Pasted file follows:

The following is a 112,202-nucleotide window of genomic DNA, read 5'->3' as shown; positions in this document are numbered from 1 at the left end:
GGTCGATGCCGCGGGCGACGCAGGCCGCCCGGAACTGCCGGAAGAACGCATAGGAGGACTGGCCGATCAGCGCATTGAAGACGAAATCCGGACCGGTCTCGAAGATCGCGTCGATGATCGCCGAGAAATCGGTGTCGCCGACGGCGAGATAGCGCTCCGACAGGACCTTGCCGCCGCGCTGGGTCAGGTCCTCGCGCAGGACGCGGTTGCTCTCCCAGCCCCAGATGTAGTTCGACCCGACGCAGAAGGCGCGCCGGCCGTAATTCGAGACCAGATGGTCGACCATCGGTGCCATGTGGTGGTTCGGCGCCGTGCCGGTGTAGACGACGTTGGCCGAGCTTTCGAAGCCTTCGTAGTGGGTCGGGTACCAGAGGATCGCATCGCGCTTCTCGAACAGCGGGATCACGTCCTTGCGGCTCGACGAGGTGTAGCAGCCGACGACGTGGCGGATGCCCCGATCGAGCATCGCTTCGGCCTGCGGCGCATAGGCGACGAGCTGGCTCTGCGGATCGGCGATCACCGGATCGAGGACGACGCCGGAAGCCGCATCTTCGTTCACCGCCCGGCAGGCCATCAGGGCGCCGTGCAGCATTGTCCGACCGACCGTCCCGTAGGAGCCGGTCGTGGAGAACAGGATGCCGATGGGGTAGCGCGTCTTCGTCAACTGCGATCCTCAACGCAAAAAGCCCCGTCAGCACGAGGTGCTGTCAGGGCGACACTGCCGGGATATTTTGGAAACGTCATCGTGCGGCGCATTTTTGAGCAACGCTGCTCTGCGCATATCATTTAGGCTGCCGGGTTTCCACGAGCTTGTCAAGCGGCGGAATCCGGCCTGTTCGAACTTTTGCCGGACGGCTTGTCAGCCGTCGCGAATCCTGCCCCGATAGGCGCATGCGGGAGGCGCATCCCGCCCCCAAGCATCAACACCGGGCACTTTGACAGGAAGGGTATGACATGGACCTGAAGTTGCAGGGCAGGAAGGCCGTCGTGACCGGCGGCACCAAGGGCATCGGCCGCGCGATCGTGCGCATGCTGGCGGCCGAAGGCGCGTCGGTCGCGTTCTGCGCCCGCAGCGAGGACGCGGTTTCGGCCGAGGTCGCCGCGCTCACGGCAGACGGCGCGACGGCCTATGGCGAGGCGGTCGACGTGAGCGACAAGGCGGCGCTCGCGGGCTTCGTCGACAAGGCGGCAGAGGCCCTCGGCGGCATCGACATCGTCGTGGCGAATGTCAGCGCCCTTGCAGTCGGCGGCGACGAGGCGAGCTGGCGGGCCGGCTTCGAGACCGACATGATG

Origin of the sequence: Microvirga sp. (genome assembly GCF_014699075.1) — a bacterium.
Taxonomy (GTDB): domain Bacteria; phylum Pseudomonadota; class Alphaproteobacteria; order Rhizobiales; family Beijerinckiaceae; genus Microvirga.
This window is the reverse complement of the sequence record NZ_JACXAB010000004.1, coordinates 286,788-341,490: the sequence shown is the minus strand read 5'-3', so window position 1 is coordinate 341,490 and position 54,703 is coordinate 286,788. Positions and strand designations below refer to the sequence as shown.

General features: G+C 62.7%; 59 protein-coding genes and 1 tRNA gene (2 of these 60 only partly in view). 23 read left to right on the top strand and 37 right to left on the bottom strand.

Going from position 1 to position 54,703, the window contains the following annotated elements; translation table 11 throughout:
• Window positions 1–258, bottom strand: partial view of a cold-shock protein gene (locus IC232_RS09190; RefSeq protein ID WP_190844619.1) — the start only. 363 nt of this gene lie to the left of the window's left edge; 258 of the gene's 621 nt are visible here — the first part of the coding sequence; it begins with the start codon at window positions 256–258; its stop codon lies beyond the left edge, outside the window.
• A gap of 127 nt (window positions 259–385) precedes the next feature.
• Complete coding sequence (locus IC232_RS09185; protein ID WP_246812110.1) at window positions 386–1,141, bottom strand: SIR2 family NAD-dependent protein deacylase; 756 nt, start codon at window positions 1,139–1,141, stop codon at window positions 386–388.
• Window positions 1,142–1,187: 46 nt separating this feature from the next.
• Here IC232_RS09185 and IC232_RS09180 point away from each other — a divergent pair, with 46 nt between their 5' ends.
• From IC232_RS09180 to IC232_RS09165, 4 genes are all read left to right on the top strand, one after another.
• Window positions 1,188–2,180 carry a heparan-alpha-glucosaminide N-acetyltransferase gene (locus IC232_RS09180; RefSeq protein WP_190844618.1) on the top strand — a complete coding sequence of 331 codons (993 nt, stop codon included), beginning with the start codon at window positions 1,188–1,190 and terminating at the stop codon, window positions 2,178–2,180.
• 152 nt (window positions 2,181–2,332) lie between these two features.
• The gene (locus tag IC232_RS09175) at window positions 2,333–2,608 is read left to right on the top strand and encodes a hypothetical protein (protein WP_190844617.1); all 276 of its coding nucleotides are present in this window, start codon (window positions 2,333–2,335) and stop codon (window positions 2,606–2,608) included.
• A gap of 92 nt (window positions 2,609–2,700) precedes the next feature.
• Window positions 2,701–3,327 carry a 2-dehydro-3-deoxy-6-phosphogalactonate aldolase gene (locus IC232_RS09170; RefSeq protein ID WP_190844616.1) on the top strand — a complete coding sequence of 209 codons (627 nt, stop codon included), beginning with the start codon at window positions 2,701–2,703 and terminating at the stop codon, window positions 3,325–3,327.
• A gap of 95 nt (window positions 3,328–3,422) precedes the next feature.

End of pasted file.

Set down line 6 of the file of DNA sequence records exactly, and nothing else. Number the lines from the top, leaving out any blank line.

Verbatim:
General features: G+C 62.7%; 59 protein-coding genes and 1 tRNA gene (2 of these 60 only partly in view). 23 read left to right on the top strand and 37 right to left on the bottom strand.